About this Recording
2.110293 - MUSICAL JOURNEY (A) - RUSSIA / UKRAINE: St. Petersburg / Crimea / Odessa (NTSC)
English 

A Musical Visit to Russia and Ukraine
With music by Piotr Il’yich Tchaikovsky

 

CHAPTER 1

RUSSIA St Petersburg: Lake Rasliv • Mukhina Art School
Paintings by Ivan Aivazovsky, Russian Museum
Moscow: Tchaikovsky Concert Hall
UKRAINE Crimea: Foros Church, Mountains and Landscape

Lake Rasliv is seen by night and as dawn gradually breaks. The Tchaikovsky Concert Hall in Moscow brings memories of the composer in manuscripts and portraits. Students are seen at work in the Mukhina Art School in St Petersburg. The painter Ivan Aivazovsky was born in Feodosia in the Crimea in 1817 and died in 1900. His best known work, The Wave, is now in the Russian Museum in St Petersburg. The nine-domed church of Foros, with its icons and representation of the Finding of the True Cross by St Helena, is perched on a hill-top overlooking the Black Sea in a region of impressive nearby scenery.

Music Tchaikovsky: Symphony No. 6, Pathétique – I. Adagio – Allegro non troppo

The sixth and last of Tchaikovsky’s symphonies, known as the Pathétique on the suggestion of his brother, Modest, was completed at the end of August 1893 and first performed in St Petersburg on 28th October of the same year. Nine days later Tchaikovsky was dead. Tchaikovsky had sketched out a programme for the Sixth Symphony: ‘The whole essence of the plan of the symphony is Life. First movement—all impulsive, confidence, thirst for activity. Must be short. (Finale – Death – result of collapse).’ Although the original plan was modified, the work remains in a sense autobiographical and ominous, in view of the composer’s imminent death. The first movement has a slow introduction, prefiguring the theme of the following Allegro, any conflict resolved in the lyrical second subject, a love theme. There are dynamic extremes in what follows and distinct references to elements of the Russian Orthodox Requiem.

CHAPTER 2

UKRAINE Crimea: Nikitsky Botanic Gardens, near Gurzuf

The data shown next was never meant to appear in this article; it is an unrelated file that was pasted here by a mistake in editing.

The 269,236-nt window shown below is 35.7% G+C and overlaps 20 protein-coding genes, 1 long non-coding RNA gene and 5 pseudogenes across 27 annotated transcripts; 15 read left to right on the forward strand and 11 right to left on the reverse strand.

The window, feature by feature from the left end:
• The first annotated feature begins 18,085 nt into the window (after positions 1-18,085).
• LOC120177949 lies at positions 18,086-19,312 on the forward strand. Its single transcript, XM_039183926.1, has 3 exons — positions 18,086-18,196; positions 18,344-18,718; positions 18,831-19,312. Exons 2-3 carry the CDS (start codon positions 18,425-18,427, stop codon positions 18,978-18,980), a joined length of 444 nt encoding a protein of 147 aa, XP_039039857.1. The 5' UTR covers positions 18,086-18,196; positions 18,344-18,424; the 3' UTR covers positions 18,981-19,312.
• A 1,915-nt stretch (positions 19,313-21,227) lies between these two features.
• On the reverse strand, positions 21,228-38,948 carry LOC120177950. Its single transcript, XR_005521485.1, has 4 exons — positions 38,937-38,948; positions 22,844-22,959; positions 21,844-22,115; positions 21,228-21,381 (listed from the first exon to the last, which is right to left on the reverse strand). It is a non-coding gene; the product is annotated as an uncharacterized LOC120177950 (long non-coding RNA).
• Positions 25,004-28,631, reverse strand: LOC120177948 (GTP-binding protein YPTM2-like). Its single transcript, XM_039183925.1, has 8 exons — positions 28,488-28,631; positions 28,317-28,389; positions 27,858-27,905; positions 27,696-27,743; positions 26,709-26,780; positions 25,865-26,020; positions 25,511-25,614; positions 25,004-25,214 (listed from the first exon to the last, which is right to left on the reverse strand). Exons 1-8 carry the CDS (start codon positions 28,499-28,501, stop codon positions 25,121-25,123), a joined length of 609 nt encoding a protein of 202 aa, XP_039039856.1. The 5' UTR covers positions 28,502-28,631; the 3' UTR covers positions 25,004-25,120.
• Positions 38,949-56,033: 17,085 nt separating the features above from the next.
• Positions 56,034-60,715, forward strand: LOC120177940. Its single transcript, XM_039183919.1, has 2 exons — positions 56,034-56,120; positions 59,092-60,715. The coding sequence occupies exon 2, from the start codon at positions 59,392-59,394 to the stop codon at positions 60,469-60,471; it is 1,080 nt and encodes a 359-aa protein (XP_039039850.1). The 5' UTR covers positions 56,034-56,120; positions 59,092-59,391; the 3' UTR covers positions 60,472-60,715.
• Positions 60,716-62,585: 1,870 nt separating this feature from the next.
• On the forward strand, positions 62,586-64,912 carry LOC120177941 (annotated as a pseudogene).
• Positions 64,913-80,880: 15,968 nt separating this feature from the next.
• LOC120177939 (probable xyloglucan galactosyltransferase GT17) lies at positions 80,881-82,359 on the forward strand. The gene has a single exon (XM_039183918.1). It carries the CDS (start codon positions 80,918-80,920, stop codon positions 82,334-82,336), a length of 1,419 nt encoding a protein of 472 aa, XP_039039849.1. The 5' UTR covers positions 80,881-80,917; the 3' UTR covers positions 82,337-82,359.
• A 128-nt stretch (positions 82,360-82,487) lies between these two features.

Odessa: Landscape and Sunset

The Nikitsky Botanical Gardens lie some three miles east of Yalta in the Crimea. The port of Odessa, sheltered to some extent by the Crimean peninsula, owes its origin to the Russian conquests of the eighteenth century.

Music Tchaikovsky: Symphony No. 6, Pathétique – II. Allegro con grazia

Tchaikovsky suggested Love as the subject of the second movement. There is certainly some relaxation of tension in the 5/4 metre of the movement, although a central section again finds death intruding.

CHAPTER 3

UKRAINE Belgorod Castle • Odessa: Monument to the Sailor • Vakulinchuk, Potemkin Steps and Harbour

Belgorod Castle, sited at the White City on the Dnestr, thirty miles or so from Odessa, was built by Stephan II of Moldavia in the fifteenth century. In Odessa itself there are memories of Eisenstein’s great film The Battleship Potemkin, on the subject of the mutiny and revolution of 1905 and the massacre on the steps, themselves a remarkable feature of the city. There is a monument in honour of the sailor Vakulinchuk, commemorating the same event. The steps narrow as they ascend, giving a greater illusion of height. Visible above is the statue of the Duc de Richelieu, governor of the region from 1803 to 1814.

Music Tchaikovsky: Symphony No. 6, Pathétique – III. Allegro molto vivace

Tchaikovsky suggested disappointment as the mood of the third movement. A scherzo, its first subject leads to a march in which triumph is tinged with irony.